FOOTBALL

Kevin Prince Boateng Deals With Racial Abuse, Abandons Game

KPB set the standard for everyone everywhere by refusing to play on with racists dickheads abusing him and his team-mates. The match was immediately called-off by the referee.

Kevin Prince Boateng is a certified boss. He has always been kind of a boss, but when he was in the reserves at Tottenham and getting relegated at Portsmouth, he just didn’t have the CV to back it up. But then he got the chance to rub shoulders with Ronaldinho, Ibrahimovic and Pirlo for a year or so, and now he wears a Rossoneri shirt that says ‘PRINCE – 10’ on the back and scores wonder-goals against Barcelona in the Champions League, and hence can now be awarded his full boss certificate.

Seen any of these belters? (Sorry about the dubstep.)

[yframe url=’http://www.youtube.com/watch?v=SoATENSlJYg’]

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Well bosses don’t generally take kindly to being racially abused.

Someone should have mentioned this to the fans of Italian fourth-division team Pro Patria, who, while being indulged in a friendly game with AC Milan at their own stadium yesterday, were shouting racists chants at Boateng, Urby Emanuelson, Sulley Muntari and M’Baye Niang from the kick off. They were graced with the presence of the 7-times champions of Europe for a grand of total of 26 minutes before Il treno senza freni (‘the train without brakes’, as the Milan fans call him) turned the engine off mid-dribble, picked up the ball, turned around and booted it at the disrespectful cunts in the stands. He then began walking towards the changing rooms and taking his shirt off, as the referee obeyed his Ghanaian superior’s orders and called off the game.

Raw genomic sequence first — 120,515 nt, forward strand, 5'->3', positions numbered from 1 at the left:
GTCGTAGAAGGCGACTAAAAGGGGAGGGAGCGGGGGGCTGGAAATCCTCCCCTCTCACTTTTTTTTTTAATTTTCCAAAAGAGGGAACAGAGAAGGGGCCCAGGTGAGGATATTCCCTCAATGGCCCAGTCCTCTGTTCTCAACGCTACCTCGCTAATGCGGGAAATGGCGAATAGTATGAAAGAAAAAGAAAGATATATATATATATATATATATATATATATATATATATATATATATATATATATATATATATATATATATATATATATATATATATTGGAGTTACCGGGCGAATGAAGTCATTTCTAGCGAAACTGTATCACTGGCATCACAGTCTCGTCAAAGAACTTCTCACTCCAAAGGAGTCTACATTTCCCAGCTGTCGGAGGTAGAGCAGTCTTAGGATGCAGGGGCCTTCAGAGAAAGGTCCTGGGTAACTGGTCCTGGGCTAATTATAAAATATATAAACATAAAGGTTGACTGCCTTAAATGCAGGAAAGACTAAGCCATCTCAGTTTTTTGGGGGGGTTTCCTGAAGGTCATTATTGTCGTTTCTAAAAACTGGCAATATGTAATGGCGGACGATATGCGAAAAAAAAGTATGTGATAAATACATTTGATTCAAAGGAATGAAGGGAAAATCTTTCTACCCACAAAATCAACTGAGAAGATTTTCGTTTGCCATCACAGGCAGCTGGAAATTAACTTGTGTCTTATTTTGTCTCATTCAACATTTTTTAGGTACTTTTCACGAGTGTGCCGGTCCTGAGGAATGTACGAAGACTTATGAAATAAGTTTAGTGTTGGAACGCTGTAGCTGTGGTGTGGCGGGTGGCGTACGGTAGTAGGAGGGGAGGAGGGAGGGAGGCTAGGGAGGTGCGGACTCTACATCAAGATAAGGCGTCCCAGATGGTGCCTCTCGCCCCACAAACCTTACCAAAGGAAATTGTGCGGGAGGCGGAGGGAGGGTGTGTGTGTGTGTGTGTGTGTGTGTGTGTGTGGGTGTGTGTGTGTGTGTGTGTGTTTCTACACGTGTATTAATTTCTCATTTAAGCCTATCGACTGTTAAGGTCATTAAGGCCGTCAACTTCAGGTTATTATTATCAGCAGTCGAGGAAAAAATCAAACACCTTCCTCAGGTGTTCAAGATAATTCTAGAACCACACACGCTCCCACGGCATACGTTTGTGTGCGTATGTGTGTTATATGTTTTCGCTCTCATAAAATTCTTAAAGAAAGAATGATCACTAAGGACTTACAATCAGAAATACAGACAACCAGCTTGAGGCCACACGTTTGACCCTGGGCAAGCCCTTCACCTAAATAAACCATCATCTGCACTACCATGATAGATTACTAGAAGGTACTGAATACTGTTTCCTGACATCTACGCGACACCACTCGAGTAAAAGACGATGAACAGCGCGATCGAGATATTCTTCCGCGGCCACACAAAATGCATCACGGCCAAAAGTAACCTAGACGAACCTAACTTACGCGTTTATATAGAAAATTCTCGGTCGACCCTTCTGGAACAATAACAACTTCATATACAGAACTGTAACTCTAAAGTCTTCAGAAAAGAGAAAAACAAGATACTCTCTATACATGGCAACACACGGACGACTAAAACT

[yframe url=’http://www.youtube.com/watch?v=kpebDIJULeI’]

Obviously this is exactly the kind of decisive, uncompromising action that is required to stamp out stuff like racism and referee abuse and diving that make you embarrassed to call yourself a football fan. Of course, it’s much easier to call off a friendly game against a team in the fourth division than it is to abandon a title-deciding Manchester derby, but drastic action is the only way changes will happen in the long-term, and it has to start somewhere. I for one can deal with a few seasons of abandoned matches and excessive red cards if it means that several years down the line we have a sport to really be proud of.

The FA and UEFA and all governing bodies need to take a leaf out of Big Bang Boateng’s book on being a boss. I salute you, Kev.

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